Wareham's decision to stick with Jets leads to DI commitment
When Blake Wareham first arrived in Janesville, there were almost certainly times when he wanted to walk away and head somewhere else.
Now nearing the end of his second season with the North American Hockey League's Jets, he's the poster child for sticking with the program.
Wareham gave a verbal commitment to play Division I college hockey at Canisius last week, giving hope to every first-year NAHL player who goes through an adjustment period when they first arrive.
“Without the Jets, I don't know if I have this commitment,” Wareham said in a Jets release. “When I first got here, I wasn't playing a lot, and [head] coach [Joe] Dibble told me to trust the process. Once I got used to the faster speed and the bigger bodies, that's when I started playing my game.”
Wareham's status for this week's Friday-Saturday home series against Kenai River at the Janesville Ice Arena is up in the air due to an illness.
But he has proven himself a quality defenseman for the first-place Jets. He's carrying a plus-18 rating through 46 games this season.
“When he first got here last year, he expected—like most kids do—that it's going to be just like midget hockey, where they've been the best kid on the team and he was just going to be one of the best kids in junior hockey, too,” Dibble said. “I don't think he was used to not being in the lineup or not playing on the power play and penalty kill.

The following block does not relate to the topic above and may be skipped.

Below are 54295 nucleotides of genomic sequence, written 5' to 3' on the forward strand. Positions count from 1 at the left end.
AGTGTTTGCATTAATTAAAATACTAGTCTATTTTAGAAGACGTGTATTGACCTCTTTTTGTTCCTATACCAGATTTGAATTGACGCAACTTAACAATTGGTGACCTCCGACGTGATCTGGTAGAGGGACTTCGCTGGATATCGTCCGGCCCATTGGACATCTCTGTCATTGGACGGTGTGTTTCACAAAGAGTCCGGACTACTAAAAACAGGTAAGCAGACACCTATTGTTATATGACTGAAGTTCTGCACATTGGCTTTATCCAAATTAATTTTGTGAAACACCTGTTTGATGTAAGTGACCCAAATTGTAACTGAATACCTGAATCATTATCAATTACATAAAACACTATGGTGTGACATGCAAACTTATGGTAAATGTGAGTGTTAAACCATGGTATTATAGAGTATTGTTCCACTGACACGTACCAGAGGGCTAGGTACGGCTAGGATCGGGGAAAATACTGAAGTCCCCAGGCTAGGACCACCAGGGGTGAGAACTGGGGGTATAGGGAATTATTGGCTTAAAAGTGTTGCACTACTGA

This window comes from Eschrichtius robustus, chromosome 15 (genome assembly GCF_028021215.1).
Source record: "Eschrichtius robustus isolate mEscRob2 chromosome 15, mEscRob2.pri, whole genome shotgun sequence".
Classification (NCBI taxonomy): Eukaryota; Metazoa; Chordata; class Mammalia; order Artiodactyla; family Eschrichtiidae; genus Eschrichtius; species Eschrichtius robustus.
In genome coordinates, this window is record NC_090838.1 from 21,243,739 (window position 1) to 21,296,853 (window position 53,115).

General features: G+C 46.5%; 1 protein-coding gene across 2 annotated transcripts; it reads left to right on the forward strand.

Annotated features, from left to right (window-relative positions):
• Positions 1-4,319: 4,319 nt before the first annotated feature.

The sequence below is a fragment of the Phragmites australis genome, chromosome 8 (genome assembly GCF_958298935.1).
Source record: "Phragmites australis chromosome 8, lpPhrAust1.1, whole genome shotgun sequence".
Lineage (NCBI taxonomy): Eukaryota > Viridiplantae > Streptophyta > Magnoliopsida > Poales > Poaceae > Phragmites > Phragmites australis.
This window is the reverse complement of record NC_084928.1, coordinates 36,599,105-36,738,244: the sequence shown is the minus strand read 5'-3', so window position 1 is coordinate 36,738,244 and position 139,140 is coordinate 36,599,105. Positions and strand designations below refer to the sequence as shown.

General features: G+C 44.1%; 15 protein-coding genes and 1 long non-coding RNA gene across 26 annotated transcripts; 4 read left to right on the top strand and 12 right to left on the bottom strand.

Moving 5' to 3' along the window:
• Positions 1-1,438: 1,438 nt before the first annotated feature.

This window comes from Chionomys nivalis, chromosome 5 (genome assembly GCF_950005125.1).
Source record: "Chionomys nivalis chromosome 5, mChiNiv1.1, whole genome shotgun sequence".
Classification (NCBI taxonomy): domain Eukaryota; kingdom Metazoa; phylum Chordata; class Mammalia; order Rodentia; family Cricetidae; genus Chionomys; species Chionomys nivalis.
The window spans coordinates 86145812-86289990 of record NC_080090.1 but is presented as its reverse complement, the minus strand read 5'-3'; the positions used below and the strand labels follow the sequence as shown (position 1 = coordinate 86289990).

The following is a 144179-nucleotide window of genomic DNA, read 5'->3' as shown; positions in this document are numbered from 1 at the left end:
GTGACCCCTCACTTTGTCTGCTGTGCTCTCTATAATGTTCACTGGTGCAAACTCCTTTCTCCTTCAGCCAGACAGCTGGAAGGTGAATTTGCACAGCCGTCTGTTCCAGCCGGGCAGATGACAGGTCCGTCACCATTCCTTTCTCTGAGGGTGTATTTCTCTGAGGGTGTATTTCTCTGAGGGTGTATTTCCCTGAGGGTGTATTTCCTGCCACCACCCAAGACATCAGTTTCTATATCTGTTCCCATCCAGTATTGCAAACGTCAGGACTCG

“A lot of kids come in and get a dose of reality.”
Wareham doesn't have gaudy stats, with two goals and 13 assists. But Dibble said he's the kind of defenseman that goes pleasantly unnoticed because he breaks up plays and consistently does his job.
And in his second year, Wareham has become a leader to first-year players that, like he did, need time to adjust to a faster game.
“We have a few of those guys, and Blake is a guy that they go to,” Dibble said. “He went through it, and it matures you. The same thing will happen in college. There will be an adjustment phase. But once you get comfortable, you start to become a bigger piece to the puzzle.”
The distractions have piled up for the Jets this week.
Illness and injury continue to take their toll. Kenai River, with just 10 victories through 46 games, is coming to town. A weeklong break comes next week for most players with the Top Prospects tournament taking place. And it's been 60 and 70 degrees outside.
Dibble said his team needs to remain focused on the two home games, which begin at 7 p.m. each night.
“We don't take anybody for granted,” Dibble said. “The team we had a couple years ago that went 49-9-2, that year Kenai River had three wins all year, and we gave them their first one.
“We just have to stay focused on keeping practices exciting and different.”